For the first time since the Belize Airport Authority cheque scandal came under public scrutiny, the man at the center of the controversy ventured to tell his side of the story at today’s Sitting of the House of Representatives.
After weeks of being under consistent fire and being completely mute after it was revealed that several questionable cheques were issued and/or sanctioned by the now ousted Belize Airports Authority (BAA) Board of Directors either to or on behalf of Transport Minister of State, Hon. Edmond Castro, he finally took the opportunity to respond to the allegations, and sought to both defend and explain his actions.
During the Special House Sitting, Castro read from a prepared text in defense of his premise that his actions should not be considered corrupt, quoting even from the Bible while making a public plea that he is just “a poor man”. Castro explained, “Mr. Speaker, I have been accused of corruption. The accusations are coming from the Unions, the Opposition, the media and other members in the public. The allegation is that the Board of Directors of the Belize Airport Authority wrote a number of cheques in my name or on my behalf. The BAA was under my portfolio; it is those circumstances which according to my critics constitute corruption.
“Well, Mr. Speaker, before I answer my critics, I went to the dictionary to find out the real meaning of corruption. Corruption, as defined in my dictionary, is as follows: ‘impairment of integrity, inducement to wrong by improper or unlawful means as bribery or departure from the origin or from what is pursued to be correct’. Based upon that definition, it would have to be proven that I have done something wrong or immoral or to be guilty of corruption, but the only thing that is being said is that the Board of Directors of BAA has issued a number of cheques in my name or on my behalf or to persons associated to me. There is no suggestion that the Board did not have the lawful authority to issue cheques, nor is there any suggestion or evidence that I had any influence over the board by any improper means to issue cheques. There is no suggestion that I had forced the Board to issue cheques or that I had extorted cheques from the BAA’s office or the Board.”
During his 20-minute presentation, Castro stressed the costs of funeral expenses and justified the reasons for which the cheques were issued to either him or his associates.
Although some of the expenses have admittedly been personally or politically incurred, he maintained that it is a typical practice for organizations, such as BAA, to provide monetary assistance from what is known as a ‘humanitarian fund’ and insisted that nothing he did was corrupt.
“One of those cheques was issued to help defray expenses associated with the death of my dear mother, Mister Speaker. I am deeply saddened and disappointed that the word of the assistance had been made so public and that it has become so controversial. I readily accept and admit that BAA wrote a cheque to help me to defray some of the expenses associated with the death and burial of my mother. This is no corruption, Mr. Speaker”, stated Castro.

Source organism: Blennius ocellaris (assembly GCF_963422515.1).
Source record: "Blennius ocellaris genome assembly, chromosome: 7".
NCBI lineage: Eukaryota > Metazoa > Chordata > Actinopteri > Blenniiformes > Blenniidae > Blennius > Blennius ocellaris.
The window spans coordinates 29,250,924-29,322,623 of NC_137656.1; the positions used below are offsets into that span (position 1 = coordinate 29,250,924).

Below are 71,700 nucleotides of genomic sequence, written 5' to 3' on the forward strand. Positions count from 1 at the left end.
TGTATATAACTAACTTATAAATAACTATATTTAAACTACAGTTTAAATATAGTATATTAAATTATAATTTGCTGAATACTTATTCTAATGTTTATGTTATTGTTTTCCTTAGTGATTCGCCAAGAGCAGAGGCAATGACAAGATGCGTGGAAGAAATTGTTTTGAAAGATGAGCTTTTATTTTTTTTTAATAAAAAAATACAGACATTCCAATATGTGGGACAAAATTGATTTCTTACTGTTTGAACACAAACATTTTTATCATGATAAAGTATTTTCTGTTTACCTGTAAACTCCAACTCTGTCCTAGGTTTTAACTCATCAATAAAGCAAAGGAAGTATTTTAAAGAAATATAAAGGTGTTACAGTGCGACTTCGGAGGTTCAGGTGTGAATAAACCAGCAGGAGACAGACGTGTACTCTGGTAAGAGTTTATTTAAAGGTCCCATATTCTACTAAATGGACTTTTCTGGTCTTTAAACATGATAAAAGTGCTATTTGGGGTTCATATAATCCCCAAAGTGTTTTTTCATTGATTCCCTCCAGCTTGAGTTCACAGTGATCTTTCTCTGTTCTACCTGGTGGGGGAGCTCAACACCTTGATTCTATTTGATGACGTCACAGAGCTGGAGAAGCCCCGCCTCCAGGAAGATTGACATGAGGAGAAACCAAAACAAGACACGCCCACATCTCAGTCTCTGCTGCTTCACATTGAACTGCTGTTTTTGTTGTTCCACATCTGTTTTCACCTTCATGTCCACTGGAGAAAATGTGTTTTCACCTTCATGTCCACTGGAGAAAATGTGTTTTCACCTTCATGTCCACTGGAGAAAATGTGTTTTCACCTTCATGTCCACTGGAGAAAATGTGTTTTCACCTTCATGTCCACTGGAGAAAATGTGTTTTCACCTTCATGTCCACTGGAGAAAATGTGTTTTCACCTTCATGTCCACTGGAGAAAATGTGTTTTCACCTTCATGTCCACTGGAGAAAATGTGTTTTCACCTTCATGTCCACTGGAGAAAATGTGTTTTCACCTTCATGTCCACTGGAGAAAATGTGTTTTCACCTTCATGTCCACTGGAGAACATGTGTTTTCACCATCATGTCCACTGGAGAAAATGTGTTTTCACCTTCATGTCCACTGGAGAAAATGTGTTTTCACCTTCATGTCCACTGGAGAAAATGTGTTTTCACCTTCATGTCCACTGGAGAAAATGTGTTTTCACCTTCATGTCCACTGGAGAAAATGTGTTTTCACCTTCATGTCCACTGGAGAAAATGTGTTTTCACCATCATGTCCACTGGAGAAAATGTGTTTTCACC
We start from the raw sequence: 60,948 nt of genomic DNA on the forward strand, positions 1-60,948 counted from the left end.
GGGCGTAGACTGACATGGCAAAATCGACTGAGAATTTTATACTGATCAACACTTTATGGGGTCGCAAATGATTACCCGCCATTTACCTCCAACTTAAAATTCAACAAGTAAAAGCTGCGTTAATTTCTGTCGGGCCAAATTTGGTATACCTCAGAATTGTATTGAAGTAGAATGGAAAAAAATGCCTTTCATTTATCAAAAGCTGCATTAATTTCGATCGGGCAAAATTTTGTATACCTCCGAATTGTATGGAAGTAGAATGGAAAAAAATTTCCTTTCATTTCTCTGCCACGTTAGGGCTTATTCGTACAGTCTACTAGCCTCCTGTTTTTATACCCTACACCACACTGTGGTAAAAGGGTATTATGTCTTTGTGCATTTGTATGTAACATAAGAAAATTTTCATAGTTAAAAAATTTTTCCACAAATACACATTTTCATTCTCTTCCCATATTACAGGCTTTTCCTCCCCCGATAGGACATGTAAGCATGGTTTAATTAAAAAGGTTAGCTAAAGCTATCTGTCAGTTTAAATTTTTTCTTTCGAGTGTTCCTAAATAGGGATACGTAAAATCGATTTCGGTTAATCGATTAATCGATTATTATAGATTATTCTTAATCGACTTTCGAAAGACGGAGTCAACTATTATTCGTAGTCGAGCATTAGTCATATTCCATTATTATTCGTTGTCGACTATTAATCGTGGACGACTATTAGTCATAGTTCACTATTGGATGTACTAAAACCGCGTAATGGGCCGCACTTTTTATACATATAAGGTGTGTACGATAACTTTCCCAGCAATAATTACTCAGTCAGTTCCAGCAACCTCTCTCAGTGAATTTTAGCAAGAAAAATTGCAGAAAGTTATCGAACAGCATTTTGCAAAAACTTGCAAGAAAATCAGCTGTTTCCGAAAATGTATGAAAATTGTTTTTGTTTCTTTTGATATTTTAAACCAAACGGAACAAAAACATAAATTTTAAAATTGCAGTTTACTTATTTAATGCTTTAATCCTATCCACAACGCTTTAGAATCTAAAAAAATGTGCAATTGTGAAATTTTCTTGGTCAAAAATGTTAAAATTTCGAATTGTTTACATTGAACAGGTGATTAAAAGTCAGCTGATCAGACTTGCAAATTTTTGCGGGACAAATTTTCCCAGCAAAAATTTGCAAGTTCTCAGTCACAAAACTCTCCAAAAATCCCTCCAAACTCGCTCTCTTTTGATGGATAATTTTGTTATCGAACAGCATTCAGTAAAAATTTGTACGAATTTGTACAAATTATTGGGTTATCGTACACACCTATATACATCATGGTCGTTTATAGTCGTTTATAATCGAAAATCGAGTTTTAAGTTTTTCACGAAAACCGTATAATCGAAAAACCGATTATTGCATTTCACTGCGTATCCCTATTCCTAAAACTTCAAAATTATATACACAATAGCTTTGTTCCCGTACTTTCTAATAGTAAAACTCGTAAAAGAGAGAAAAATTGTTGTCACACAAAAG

Taking on the persona of a clergyman, the Minister went as far as to compare those who have censured him to the Pharisees and Scribes of the Biblical ages. Castro cited, “The outcry over the cheques issued by BAA on the part of the opposition, the media and BNTU reminds me of the righteous indignation on the part of the Scribes and Pharisees, who – recounted in the gospels of Saint John chapter eight verses one to nine – took to Jesus a woman accused of committing adultery and said to Jesus, ‘This woman is taken in adultery, in the very act. Now Moses in the very law commanded us that such should be stoned to death. But what suggests thou?’ And Jesus said to them, “He that is without sin among you, let him cast the first stone.”
Despite the fact that he took jabs at the members of the Opposition, no stones were thrown in his direction at the time.
Castro went on to say, “I am not saying that I have not made errors as a Minister of State. None of us is inflammable—infallible, hello—but I assure you, Mister Speaker, that while I can be guilty of making errors, I am certainly not guilty of corruption, Mister Speaker.”
To top it all off, Minister Castro declared himself to be a “poor man”, alleging that funeral expenses amount to almost twice what he earns monthly. He proclaimed, “In my case, Mr. Speaker, although I am a Minister of State, I am a poor man. Mr. Speaker, I make a ‘take home’ of approximately $2,900 per month. I also have my own family to take care after too, Mr. Speaker.”
While a few jovial members of the Opposition found those statements laughable at the least, today the Prime Minister, Hon. Dean Barrow, made no diversion from his initial stance, and maintained that what the Junior Minister did cannot be classified as corruption, and stuck to his defense of the embattled member of his administration – even in the face of repeated criticism by the Opposition.